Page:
How quickly things can change for the high-profile regulator of federal credit unions and the insurer of all federal and most state chartered CUs. Most recent NCUA/NCUSIF headlines have all been of the good news variety starting with the elevation of popular Dennis Dollar to chairman and the addition of two new fresh faces (with no axe to grind), Deborah Matz and JoAnn Johnson, to the NCUA Board. Then there were all the positive vibes generated by RegFlex (59% of CUs qualified), Access Across America, the millions of low-income individuals who became eligible for credit union membership, the speed with which community charters and FOM additions were approved, and the elimination of the controversial Community Action Plan. Also, the relatively good numbers on the insurance fund, at least in comparison to the FDIC. Although credit unions were told not to expect a dividend, it looked like they would not have to pay a premium. Banks are not expected to get off without one. However, NCUA and NCUSIF have been making different types of headlines the past several months. The ongoing concerns over the OTR (overhead transfer rate) and PCA (prompt corrective action) continue to come up as credit unions relay their dissatisfaction with both at every opportunity. The bad taste in the mouths of state charters has not gone away since the OTR was increased to 62%. And the recent influx of funds fleeing the stock market has made meeting PCA ratios much more difficult. The NCUA annual budget, despite announced reduction goals, continues to be a topic of discussion, too. This is especially true since the agency's top staffers' hefty salaries were revealed and found to be higher than similar but larger regulatory agencies. Meanwhile the total number of credit unions (9,814) that need supervision and insurance continues to drop rapidly because of mergers and liquidations. Although charter conversions have slowed somewhat, the concern remains as large credit unions continue to switch from federal to state charters. Then there is that still small but gradually growing number of credit unions that take that next step and convert to a thrift charter and in a few cases, eventually to a stock-ownership bank. If all of this good news/bad news weren't enough on the NCUA plate, in the last couple of weeks they have been served up with a union issue and a private insurance conversion development. First the union issue. When employees of any organization are receptive to becoming unionized, that is usually a sign of some dissatisfaction. Think about it. NCUA proudly announces that it intends to reduce staff and staff expenses. Translation: good for those paying the freight; bad for those who make their living as an NCUA employee. The decision on how annual increases would be administered (half of the pay raise as a lump sum bonus) to hold down annual salary costs and pension benefits? Same translation. NCUA staffers are complaining that their compensation plan is unfair and that they are receiving unequal treatment from supervisors, especially when it comes to promotions. Serious stuff! Enter the National Treasury Employees Union. NTEU has a track record with other federal regulatory employees. It organized the FDIC employees and is currently at work on the Office of the Comptroller of the Currency. This development has to be a blow to NCUA Chairman Dollar who has almost uniformly received high marks across the board during his time on the board but especially as chairman. A union would naturally push for better pay and benefits and job protection and advancement policies more to their liking. The employer, NCUA, has promised its customers - credit unions - lower costs and a reduction in staff. A collision course could be developing. Now the private insurance development. All but about 400 credit unions have federal insurance. It is mandatory for federally chartered credit unions. Over the years, a number of state chartered CUs have pulled up stakes and gone the private insurance route. Not excess insurance, but primary which is not allowed in all states yet. By so doing, these credit unions no longer have any connection with NCUA/NCUSIF. They are examined only by state regulatory authorities not by federal and state as is the case when a state CU has federal insurance. No big deal, that is, until $2.8 billion (and growing fast) Patelco Credit Union in San Francisco decided to say goodbye to federal insurance. By so doing, Patelco became by far the largest credit union to ever make the switch to private insurance. Interestingly, the final approval, after Patelco members OK'd the action, was made at the regional level by NCUA, not at a board meeting. Patelco reportedly has approximately $12 million in the fund which will have to be refunded. Yet, this didn't make it on to the regular NCUA Board agenda along with a number of far less important items. Uncharacteristic of Dollar, he has so far been mum on the subject while Board Member Deborah Matz has actually been somewhat outspoken on the situation. These discussions have led to related conversations as diverse as the possible impact on state regulatory agencies and their state funding, and a challenge to show where it says that federal insurance really is backed by the full faith and credit of the federal government as long claimed. The switchover has raised some interesting questions, too. Aside from its prepared statement, are there other reasons why Patelco switched? Will other large state chartered credit unions follow? What will the outflow of funds do to the required ratio? Could a premium be in the wings in the near future to make up for the departing dollars? I'll have a lot more to say about Patelco switching to private insurance in a future column. Meanwhile, it is clear that NCUA's already full plate is getting fuller and everything on it is not necessarily healthy fare. Comments? Call 1-800-345-9936, Ext. 15, or Fax 561-683-8514, or E-mail firstname.lastname@example.org.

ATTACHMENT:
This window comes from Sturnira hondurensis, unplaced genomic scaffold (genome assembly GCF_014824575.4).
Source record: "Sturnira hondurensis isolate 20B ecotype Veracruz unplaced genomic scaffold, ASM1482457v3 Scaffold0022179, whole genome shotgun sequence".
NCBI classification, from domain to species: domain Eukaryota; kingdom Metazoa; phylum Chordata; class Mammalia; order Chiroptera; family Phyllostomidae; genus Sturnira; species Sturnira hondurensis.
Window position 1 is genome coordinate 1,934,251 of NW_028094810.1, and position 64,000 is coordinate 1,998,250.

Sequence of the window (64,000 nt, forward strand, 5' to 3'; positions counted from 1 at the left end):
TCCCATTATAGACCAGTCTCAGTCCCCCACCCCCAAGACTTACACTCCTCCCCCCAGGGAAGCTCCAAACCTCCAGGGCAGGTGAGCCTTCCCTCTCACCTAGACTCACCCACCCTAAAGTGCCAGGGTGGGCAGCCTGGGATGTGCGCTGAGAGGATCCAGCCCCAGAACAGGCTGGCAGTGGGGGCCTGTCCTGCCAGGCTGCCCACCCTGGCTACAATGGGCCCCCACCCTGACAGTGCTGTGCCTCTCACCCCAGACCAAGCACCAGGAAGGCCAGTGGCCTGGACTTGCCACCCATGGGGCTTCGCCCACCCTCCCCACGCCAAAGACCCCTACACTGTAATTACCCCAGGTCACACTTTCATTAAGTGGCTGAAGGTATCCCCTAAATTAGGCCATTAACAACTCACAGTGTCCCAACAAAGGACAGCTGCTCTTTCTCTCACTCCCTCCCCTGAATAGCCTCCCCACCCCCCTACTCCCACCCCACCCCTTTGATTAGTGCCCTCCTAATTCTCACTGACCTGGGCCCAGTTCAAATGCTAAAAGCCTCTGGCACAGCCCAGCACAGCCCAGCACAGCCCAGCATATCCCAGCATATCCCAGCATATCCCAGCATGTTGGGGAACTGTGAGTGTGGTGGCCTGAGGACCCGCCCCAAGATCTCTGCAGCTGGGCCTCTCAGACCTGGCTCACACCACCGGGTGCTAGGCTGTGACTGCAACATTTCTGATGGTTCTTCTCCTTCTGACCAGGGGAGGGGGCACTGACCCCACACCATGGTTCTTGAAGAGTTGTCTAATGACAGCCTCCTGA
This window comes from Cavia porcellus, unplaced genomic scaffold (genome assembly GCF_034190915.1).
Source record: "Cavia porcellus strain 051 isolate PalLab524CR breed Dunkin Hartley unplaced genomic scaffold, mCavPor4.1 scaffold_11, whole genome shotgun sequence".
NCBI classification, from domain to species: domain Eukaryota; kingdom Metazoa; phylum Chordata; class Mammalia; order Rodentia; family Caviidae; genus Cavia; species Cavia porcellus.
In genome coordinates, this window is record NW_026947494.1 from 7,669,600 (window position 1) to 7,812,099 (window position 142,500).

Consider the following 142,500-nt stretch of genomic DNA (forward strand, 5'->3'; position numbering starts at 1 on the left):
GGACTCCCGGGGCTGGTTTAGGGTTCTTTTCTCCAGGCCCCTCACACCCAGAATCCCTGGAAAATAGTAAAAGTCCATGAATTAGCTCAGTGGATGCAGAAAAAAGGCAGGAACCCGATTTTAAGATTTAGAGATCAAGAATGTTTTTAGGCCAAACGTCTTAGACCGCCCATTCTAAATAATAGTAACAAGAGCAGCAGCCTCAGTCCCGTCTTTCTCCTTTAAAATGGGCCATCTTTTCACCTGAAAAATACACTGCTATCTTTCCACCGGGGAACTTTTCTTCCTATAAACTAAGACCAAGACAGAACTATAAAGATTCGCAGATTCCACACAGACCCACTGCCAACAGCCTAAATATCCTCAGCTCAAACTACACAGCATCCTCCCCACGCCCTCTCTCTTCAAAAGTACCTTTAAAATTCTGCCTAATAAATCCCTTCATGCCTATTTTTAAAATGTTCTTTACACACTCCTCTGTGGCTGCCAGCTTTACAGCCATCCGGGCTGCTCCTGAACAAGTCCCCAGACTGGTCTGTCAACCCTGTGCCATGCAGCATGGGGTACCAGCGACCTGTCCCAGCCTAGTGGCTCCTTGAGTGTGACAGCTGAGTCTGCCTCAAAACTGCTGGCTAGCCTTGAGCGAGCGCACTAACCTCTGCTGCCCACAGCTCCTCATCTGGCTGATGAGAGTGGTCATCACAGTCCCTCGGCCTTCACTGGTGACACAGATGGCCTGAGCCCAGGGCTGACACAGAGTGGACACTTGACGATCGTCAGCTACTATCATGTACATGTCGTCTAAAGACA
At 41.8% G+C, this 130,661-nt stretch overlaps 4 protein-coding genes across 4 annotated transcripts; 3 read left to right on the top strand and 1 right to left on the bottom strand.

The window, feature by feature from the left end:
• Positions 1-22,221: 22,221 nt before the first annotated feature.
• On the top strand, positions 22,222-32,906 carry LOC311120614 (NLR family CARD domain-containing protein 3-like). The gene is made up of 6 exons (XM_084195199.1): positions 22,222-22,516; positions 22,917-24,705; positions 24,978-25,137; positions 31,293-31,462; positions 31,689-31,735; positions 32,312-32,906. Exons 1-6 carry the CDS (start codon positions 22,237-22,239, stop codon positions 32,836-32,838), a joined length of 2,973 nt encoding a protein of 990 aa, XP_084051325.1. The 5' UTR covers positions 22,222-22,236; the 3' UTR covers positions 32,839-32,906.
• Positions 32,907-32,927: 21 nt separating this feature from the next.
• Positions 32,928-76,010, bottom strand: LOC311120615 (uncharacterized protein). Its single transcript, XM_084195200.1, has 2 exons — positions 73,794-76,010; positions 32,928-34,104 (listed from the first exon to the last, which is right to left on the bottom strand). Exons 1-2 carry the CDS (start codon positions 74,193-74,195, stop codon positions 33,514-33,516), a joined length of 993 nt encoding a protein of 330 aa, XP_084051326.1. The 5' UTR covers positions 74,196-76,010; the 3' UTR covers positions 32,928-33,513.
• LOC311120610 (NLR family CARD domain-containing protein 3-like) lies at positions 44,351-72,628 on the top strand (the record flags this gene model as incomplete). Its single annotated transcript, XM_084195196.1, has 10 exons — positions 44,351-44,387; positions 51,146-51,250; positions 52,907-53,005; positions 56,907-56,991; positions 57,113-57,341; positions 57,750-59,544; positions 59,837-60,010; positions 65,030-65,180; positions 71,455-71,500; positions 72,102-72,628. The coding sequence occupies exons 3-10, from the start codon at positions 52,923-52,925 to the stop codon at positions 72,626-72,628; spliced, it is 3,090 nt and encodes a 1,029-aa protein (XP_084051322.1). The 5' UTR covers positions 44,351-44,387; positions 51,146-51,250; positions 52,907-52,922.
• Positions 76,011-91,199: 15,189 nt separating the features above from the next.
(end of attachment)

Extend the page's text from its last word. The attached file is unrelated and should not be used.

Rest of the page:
Amidst good news, NCUA has new challenges